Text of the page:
by Brandon Sanderson
A Young Adult Book Cub Recap
by William Krestow, Age 16
Spensa’s world has been under alien attack for decades. Pilots are the heroes of what’s left of humanity, and becoming a pilot is Spensa’s dream. Ever since she was a little girl, Spensa has dreamed of soaring skyward and proving her bravery. But her father’s legacy stands in the way—he was a pilot who was killed for desertion years ago, branding Spensa the daughter of a coward, and making her chances of attending flight school slim to none. Spensa is still determined to fly—even if it means she must be as resilient in the face of long odds as humanity itself has had to be against the alien threat. And her accidental discovery in a long forgotten cavern might just grant her a way to claim the stars.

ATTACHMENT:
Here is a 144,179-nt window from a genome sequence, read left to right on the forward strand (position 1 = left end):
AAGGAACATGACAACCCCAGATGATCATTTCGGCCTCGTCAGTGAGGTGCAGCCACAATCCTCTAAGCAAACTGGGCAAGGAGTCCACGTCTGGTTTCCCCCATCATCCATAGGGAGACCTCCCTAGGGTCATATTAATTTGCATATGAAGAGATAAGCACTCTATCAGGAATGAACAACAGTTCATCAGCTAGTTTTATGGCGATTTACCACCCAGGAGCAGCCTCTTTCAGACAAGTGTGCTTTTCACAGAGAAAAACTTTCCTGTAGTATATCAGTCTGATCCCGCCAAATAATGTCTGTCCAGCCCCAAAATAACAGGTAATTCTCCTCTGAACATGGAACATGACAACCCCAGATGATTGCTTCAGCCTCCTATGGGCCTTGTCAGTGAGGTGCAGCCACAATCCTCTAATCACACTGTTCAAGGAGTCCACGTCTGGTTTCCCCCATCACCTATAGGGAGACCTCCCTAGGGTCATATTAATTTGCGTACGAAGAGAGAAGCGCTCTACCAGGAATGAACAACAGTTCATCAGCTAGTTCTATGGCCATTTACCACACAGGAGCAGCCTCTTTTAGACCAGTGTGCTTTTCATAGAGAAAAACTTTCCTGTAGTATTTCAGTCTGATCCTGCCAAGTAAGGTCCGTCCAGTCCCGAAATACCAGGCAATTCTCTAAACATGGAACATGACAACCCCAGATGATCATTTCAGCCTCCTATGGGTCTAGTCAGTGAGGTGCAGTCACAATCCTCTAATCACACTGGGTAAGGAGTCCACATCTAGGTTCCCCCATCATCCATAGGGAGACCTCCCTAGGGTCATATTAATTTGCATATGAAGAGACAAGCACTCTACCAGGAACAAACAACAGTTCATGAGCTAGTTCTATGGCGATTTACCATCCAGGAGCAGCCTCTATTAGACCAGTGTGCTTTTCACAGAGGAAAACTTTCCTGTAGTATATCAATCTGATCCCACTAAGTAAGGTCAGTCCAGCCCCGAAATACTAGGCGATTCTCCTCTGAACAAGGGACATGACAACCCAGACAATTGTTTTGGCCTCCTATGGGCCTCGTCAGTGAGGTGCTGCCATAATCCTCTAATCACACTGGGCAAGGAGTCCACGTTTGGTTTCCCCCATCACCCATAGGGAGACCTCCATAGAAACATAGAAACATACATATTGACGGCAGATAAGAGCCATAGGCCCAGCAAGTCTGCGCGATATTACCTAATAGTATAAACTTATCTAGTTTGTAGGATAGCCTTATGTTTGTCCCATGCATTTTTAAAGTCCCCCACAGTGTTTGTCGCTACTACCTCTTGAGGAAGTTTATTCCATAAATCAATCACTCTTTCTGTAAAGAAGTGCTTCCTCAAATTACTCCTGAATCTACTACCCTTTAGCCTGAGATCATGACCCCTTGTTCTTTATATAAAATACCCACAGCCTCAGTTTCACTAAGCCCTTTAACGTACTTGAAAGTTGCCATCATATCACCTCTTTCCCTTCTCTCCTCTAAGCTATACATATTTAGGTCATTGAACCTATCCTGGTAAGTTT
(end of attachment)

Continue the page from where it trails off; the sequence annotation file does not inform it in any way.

Brandon Sanderson returns to the world of science fiction with a strong entry in Skyward. Although traditionally a writer for the High Fantasy genre, Sanderson’s previous science-fiction series The Reckoners met with resounding approval for not only his writing style, but also the books nuanced setting. Skyward at times feels less than flushed out, owing to the fact that a majority of the book takes place in a single location, with any and all developments being only temporary removals from the central location. Thankfully, any locational banality is offset by Spensa’s unique character. Possessing her own, unusual outlook on the world, Spensa can at times feel a bit archetypal and predictable. However, Sanderson’s novels are nothing without his characters, which makes Skyward unusual in that it lavishes its attention on Spensa. Her character is indelibly rooted in her view of her father. The belief in her father’s innocence is one of the driving forces of her character, and as this belief is developed, so is Spensa’s character. Along for the ride are a plethora of stereotype-breaking companions. From the stuck-up rich kids who actually turn out to be really nice, to the lifelong friend who isn’t just a supporting force ever doomed to the shadows, Sanderson’s main character development of side-actors is through their inherent nuance, rather than any defining transformation. Overall, the book was a riveting blend of plot and character work, with a sequel implied yet not stated. Sanderson’s personal style can be felt all over the book, from seemingly frivolous quirks, to world-shattering plot twists. Skyward deserves 4.5/5.